Jule Styne composed Merman's hullaballoo of a voice into the music, and Laurents and Sondheim wrote book and lyrics around her aggressive self-confidence.

And then:

West Side Story was a staging triumph. But Gypsy was a writing triumph.

+ this:

To close Act One, when the cute daughter has abandoned her and the other one is all that's left, the authors provisioned the titanic Merman again, in "Everything's Coming Up Roses." The script describes the number as "violently joyous," and, once more, Sondheim fills the air with the images that Rose thinks of as exciting, though to us they're clichés—"curtain up" and "Santa Claus." It's the Little Golden Book version of success, or, for a later time, Barney the Dinosaur's version. We'll make popcorn and stay up till seven o'clock! The odd confluence of Rose's name and the use of "roses" in the lyric confused Jerome Robbins when he first heard it. "Everything's coming up Rose's what?" he famously asked.

On Follies:

Thus Follies' songs keep the ear accustomed to shifts in the timescape from the present to the past and back again, for the entire show is built upon the juxtaposition of what we were and what we are, asking, How did we become so unsatisfied?

This confrontation of past and present adds yet another layer to Follies' pile-up of memes. The present is haunted, the four leads are haunted, show biz is haunted, America is haunted, and Follies is haunted: by the recollection of bygone days.

On—at last!—A Little Night Music:

But Desirée occupies the pivotal role, though she has relatively little to sing, even in a form, operetta, that was always known above all for vocal splendor. Egerman at first seems to be the work's protagonist, for the action starts by concentrating on his odd little household of the wife who won't sleep with him and the son seething with unspoken frustrations. However, once Egerman and his old flame Desirée meet up, she takes over the show's driveline.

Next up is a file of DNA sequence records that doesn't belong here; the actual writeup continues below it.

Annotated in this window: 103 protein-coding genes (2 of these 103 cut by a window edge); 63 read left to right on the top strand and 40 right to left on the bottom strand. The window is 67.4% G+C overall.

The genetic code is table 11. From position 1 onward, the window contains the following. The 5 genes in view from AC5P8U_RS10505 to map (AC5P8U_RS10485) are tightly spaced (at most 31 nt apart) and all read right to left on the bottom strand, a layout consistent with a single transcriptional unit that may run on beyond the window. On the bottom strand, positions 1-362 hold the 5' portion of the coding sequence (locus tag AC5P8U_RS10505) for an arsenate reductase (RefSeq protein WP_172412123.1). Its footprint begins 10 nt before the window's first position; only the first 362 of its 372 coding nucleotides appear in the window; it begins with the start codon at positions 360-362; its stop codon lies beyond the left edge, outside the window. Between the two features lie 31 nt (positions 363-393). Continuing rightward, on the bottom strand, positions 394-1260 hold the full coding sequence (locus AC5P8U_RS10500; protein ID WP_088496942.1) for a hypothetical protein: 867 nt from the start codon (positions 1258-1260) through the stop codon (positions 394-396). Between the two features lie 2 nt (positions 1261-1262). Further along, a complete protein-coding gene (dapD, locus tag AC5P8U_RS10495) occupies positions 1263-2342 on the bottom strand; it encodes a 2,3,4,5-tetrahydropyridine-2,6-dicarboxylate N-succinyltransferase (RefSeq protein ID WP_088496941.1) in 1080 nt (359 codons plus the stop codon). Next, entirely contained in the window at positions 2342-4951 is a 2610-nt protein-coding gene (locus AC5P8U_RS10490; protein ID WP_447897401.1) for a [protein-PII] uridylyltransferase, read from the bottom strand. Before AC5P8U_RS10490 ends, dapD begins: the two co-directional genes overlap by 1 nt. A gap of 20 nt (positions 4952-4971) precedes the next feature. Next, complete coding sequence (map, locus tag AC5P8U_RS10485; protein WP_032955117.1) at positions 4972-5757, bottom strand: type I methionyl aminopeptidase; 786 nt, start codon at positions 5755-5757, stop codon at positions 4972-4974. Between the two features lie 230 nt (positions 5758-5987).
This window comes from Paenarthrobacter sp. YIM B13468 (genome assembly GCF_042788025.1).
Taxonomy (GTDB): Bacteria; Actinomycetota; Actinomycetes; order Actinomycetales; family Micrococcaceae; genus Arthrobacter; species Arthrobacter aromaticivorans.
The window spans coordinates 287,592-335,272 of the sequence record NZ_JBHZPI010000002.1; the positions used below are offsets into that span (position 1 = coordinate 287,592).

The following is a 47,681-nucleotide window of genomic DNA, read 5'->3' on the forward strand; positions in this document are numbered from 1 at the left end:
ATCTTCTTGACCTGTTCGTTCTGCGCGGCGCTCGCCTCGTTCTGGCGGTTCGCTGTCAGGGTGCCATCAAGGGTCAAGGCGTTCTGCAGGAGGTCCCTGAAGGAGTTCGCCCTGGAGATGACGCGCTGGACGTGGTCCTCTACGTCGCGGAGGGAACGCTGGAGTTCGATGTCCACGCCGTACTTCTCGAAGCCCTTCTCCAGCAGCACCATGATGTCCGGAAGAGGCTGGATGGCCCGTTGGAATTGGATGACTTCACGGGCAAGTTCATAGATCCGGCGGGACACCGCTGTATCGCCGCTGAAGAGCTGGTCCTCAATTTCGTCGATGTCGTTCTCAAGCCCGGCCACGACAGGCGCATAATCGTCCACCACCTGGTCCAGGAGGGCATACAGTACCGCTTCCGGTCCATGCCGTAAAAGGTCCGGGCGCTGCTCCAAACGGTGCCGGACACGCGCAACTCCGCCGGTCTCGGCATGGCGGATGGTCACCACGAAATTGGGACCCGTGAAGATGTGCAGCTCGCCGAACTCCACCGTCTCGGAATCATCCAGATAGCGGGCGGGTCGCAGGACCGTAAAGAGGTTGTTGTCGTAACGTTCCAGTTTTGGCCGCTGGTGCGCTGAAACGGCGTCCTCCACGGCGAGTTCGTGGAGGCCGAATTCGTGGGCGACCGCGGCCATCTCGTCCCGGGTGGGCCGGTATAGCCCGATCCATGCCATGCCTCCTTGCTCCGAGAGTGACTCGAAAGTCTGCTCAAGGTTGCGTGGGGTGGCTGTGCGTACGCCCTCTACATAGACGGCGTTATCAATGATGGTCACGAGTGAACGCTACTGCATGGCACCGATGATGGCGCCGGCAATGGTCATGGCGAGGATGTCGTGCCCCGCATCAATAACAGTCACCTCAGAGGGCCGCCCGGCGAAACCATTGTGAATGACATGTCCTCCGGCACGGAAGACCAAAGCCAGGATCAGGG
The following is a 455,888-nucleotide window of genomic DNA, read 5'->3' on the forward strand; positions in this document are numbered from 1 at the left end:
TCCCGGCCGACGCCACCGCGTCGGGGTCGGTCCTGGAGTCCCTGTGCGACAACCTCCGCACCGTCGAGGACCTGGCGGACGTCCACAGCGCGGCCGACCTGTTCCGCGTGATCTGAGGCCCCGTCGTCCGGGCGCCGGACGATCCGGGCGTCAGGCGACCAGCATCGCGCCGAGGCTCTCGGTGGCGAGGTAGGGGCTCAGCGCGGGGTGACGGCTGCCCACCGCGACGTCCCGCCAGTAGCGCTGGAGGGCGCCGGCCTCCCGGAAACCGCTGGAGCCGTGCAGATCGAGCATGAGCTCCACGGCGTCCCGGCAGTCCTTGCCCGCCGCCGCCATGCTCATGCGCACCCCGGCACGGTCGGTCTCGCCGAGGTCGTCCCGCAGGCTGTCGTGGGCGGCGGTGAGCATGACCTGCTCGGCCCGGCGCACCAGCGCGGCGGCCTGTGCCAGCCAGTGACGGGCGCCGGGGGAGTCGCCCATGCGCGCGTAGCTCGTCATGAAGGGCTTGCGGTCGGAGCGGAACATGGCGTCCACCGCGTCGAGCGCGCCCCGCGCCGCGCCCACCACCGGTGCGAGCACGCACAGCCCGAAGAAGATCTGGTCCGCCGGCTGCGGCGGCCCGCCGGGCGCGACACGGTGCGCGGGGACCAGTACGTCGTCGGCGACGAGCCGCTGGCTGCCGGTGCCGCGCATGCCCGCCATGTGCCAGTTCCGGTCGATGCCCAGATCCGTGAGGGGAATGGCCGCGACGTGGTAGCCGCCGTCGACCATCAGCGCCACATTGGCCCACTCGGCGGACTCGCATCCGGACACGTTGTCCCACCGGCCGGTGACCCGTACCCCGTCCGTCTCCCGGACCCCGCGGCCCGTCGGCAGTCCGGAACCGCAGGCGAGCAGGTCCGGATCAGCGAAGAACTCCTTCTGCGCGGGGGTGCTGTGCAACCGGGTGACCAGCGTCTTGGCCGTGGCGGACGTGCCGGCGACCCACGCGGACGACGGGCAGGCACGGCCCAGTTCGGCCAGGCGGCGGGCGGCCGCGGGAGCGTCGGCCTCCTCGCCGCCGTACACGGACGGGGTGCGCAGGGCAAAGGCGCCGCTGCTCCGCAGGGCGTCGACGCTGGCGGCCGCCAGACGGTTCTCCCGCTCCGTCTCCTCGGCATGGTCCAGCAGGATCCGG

...Originally, however, the part was hard to cast. Prince wanted someone at once worldly, vulnerable, somewhat European in flavor, and in possession of a good sense of the irony that lives at the heart of light comedy. It came down to Glynis Johns and Tammy Grimes. Prince ended in choosing Johns, apparently because she projected a "softness-inside-a-hard-shell" feeling that Prince thought perfect for Desirée: and Johns was. That feeling, presumably, is what Sondheim tapped into when he wrote "Send in the Clowns" for her during rehearsals.

This is famously Sondheim's outstanding song hit. Mark Eden Horowitz's Sondheim On Music lists some four hundred separate recordings, by Rosemary Clooney, the Lettermen, Liberace (as a piano solo), and the University of Utah A Capella Choir, for starters. Of them all, Sondheim prefers Johns' rendition. I still remember, the first time I saw the show, when Johns got to the first interesting chord—it's G Flat with a major seventh—on "You in mid-air," an appreciative little gasp ran through the house. There was, too, that so very operetta-esque moment, for Desirée has failed to land her lawyer, and the song expresses the exquisite pain of having one's valentine returned unopened.

And finally:

In all, A Little Night Music is the first Sondheim show that brings the musical organization of opera to Broadway in an overt way, and thus a break within the Sondheim-Prince canon. Bit by bit, the show is creeping into the opera-house repertory, but the point is not that opera singers can take all the parts. Rather, it is that the music acts as the work's sole animating force. Listen to the numbers alone and you can follow the plot; this is not true of Company or Follies.

readingKari Gbooks, SondheimComment